A study published in the journal Cell demonstrates that dietary sugar increases the risk of metabolic syndrome by disrupting gut microbiota and suppressing protective T helper 17 (Th17) cells.
Consumption of a high-fat diet increases the risk of diabetes, obesity, cardiovascular disease, and metabolic syndrome. Although the causative link between a high-fat diet and metabolic risk is not completely known, it has been hypothesized that diet-induced intestinal inflammation can be a potential contributor.
The intestinal immune system is regarded as a vital regulator of metabolic homeostasis. CD4 T cells are major regulators of intestinal immune responses to dietary antigens. Studies have identified certain cell types that exhibit both promoting and protective effects in metabolic syndrome. These cell types are Th17 cells and type 3 innate lymphoid cells (ILC3).
The gut microbiota plays a crucial role in regulating intestinal immune responses, including Th17 cell and ILC3 responses. High-fat diet-induced changes in gut microbiota composition is known to promote metabolic syndrome by altering energy metabolism and immune responses.
In the current study, scientists have determined the relationship between microbiota-controlled intestinal immune responses and diet-induced obesity and metabolic syndrome.
Impact of a high-fat diet in metabolic syndrome
The comparison of immune responses induced by standard diet and high-fat diet in mice revealed that high-fat diet induces the symptoms of metabolic syndrome, including body weight gain, insulin resistance, and glucose intolerance.
Regarding intestinal immunity, high-fat diet was found to significantly reduce the expression and functionality of Th17 cells. The diet also reduced the secretion of interleukin 17 (IL-17), a cytokine produced by Th17 cells.
Mechanistically, high-fat diet caused a rapid loss of commensal microbiota responsible for inducing Th17 cells. This subsequently led to significant depletion of Th17 cells before the development of metabolic syndrome.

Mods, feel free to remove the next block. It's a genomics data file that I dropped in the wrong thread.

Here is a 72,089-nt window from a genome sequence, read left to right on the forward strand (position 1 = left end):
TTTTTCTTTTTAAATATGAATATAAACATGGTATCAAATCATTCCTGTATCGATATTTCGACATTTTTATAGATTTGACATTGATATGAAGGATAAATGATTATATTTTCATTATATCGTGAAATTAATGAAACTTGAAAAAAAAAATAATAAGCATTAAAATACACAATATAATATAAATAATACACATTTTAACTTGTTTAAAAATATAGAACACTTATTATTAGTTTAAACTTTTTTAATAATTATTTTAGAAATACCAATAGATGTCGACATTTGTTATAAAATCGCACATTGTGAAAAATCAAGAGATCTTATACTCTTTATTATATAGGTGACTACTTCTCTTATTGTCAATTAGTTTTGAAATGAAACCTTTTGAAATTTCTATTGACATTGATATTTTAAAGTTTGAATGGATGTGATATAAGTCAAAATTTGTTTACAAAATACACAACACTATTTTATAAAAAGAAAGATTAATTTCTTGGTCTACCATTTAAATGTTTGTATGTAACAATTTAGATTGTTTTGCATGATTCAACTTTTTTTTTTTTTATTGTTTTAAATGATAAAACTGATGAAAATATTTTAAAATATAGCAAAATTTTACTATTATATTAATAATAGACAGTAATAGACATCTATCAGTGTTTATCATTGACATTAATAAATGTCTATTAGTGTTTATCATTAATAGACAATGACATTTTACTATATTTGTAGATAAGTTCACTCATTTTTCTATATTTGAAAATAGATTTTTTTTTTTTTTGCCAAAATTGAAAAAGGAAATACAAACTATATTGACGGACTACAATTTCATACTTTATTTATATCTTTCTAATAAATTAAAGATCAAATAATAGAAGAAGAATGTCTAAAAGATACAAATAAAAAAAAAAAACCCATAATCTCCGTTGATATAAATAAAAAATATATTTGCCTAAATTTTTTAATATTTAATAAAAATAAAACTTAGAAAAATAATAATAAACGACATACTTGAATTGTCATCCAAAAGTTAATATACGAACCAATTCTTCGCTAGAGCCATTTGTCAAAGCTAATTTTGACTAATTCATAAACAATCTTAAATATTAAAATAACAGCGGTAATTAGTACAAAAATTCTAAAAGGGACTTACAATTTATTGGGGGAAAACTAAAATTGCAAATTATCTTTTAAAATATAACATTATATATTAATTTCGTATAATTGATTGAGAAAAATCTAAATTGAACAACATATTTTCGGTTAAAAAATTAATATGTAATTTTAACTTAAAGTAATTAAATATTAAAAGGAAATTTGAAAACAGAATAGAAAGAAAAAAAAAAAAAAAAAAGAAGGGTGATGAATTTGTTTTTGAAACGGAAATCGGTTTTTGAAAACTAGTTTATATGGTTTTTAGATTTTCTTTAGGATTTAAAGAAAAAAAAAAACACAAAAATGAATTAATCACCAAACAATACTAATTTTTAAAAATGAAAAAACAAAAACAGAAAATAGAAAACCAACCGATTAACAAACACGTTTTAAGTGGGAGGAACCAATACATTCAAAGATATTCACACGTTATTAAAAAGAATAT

Further experiments revealed that commensal microbiota-induced Th17 cells play an essential role in ensuring microbiota-mediated protection against high-fat diet-related obesity and metabolic syndrome.
Impact of dietary sugar in metabolic syndrome
Three major harmful components of high-fat diet include excess fat, low dietary fiber, and high sugar content. Of these components, high level of sugar was identified as the main causal factor of diet-induced obesity and metabolic syndrome.
Mechanistically, dietary sugar promoted the growth of Faecalibaculum rodentium in an ILC3-dependent manner. The overgrowth of this Gram-positive bacterium displaced the commensal gut microbiota, leading to a depletion of intestinal commensal Th17 cells and subsequent diet-mediated induction of obesity and metabolic syndrome in mice.
However, the findings revealed that the elimination of dietary sugar is not sufficient to ensure protection. Restoration of Th17 expression and functionality by immune therapies is also required to protect the mice against diet-induced metabolic complications.
Th17 cell-mediated protection against metabolic syndrome
Absorption of dietary lipid by intestinal epithelial cells is a known regulator of metabolic syndrome. Th17 cell-secreting cytokine IL-17 is known to maintain intestinal barrier integrity by regulating epithelial cells.
The lipid content measurement in various tissues of mice fed with a high-fat diet revealed that in the presence of Th17 cells, intestinal epithelial cells absorb a lesser amount of dietary lipid. Mechanistically, Th-17 cell-secreted IL-17 suppressed the epithelial expression of fatty acid transporter CD36, leading to reduced lipid uptake and absorption across the intestinal epithelium.
The study provides an interactome of dietary components, gut microbiota, and intestinal immune cells that regulate the pathophysiology of high-fat diet-induced metabolic complications, such as obesity, type 2 diabetes, and metabolic syndrome.
The study identifies dietary sugar as the major deleterious component of a high-fat diet to increase the risk of metabolic disorders. Based on the findings, dietary modifications, together with immune interventions, are required to ensure full protection against diet-induced metabolic disorders.
As mentioned by the scientists, the study only focuses on the early stages of metabolic changes induced by a high-fat diet. Since diet-induced intestinal inflammation does not occur at early time points, future studies are required to decipher the long-term effects and protective mechanisms of Th17 cells in systemic disease.